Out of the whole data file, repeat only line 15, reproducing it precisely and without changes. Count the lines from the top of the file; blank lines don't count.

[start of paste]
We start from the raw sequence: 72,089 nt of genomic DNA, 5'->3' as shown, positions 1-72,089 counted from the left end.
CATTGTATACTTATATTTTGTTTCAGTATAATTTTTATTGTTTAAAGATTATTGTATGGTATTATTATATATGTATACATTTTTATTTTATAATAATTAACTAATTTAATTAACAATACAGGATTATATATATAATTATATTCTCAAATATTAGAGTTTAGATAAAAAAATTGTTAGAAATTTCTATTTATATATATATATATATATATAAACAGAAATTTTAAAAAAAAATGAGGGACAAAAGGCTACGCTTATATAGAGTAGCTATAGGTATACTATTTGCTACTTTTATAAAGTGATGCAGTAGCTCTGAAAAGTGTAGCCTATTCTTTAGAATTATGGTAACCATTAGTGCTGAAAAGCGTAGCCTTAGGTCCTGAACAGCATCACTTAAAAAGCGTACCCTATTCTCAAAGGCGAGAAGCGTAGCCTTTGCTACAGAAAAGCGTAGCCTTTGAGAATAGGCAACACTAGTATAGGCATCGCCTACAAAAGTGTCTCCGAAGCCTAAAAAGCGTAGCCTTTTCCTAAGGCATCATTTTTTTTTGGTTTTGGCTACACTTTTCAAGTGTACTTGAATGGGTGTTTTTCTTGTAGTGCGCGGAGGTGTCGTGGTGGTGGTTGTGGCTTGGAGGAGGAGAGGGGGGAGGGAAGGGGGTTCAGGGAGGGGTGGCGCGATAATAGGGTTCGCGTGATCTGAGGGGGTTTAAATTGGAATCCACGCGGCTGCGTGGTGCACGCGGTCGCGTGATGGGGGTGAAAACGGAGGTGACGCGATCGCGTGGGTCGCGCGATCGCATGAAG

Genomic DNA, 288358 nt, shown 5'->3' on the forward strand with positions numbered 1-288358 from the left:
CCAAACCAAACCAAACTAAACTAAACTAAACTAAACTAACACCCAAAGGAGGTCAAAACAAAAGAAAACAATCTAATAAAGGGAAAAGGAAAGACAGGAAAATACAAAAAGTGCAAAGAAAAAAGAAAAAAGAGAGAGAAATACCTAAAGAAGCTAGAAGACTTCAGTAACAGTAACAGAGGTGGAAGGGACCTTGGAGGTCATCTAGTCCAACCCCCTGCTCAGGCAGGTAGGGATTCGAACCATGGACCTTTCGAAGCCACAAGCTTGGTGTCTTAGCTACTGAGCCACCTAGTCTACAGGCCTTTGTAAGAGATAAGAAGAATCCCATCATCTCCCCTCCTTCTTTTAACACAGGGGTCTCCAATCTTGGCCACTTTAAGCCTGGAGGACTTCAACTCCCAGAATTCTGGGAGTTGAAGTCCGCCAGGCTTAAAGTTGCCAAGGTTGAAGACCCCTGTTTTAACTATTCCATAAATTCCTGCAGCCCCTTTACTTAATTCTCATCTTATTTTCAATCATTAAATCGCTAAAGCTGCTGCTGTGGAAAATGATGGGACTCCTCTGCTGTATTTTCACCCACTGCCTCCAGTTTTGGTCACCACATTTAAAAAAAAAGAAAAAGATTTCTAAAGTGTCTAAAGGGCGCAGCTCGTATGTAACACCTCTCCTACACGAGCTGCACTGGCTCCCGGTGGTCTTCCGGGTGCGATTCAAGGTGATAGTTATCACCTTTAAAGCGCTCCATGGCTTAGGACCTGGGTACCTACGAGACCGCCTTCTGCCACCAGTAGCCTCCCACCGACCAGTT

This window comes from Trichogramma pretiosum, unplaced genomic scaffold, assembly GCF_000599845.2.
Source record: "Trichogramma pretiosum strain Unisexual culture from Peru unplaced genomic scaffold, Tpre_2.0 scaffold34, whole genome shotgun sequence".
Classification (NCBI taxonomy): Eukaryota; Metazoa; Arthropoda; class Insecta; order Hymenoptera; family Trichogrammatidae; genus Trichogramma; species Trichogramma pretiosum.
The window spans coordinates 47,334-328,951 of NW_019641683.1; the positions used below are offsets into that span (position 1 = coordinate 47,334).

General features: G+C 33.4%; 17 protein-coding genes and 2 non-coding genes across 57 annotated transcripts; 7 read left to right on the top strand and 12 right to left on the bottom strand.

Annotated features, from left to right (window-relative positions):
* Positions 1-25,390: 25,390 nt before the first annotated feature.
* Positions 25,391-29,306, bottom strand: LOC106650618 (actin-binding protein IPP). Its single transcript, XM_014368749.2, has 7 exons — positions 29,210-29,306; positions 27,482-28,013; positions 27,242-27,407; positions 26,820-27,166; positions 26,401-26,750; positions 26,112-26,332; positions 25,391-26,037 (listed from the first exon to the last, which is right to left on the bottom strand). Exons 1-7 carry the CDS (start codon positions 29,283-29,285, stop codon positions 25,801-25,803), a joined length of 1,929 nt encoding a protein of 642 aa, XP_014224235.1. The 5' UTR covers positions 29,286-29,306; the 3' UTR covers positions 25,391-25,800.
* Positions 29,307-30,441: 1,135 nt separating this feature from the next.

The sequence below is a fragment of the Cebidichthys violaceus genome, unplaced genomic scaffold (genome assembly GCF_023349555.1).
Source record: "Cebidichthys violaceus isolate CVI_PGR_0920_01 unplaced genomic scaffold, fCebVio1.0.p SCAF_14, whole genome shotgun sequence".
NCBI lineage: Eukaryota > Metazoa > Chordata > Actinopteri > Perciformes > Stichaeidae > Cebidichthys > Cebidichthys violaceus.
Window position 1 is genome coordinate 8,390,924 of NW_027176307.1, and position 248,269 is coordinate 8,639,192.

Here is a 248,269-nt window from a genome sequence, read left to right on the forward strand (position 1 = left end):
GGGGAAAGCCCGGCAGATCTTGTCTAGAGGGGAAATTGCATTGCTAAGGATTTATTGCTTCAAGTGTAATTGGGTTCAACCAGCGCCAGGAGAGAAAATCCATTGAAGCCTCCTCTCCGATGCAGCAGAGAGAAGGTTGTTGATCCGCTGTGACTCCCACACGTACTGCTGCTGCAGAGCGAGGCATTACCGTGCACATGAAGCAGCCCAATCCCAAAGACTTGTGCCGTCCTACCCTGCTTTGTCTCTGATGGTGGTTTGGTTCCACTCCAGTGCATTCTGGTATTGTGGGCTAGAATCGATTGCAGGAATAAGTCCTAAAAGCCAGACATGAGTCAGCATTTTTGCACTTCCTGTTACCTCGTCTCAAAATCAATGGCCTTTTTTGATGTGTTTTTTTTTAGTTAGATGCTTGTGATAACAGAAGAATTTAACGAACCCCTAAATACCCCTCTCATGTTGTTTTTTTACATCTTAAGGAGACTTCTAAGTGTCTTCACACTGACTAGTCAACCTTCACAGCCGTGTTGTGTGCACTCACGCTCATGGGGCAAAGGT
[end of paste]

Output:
Source record: "Cebidichthys violaceus isolate CVI_PGR_0920_01 unplaced genomic scaffold, fCebVio1.0.p SCAF_14, whole genome shotgun sequence".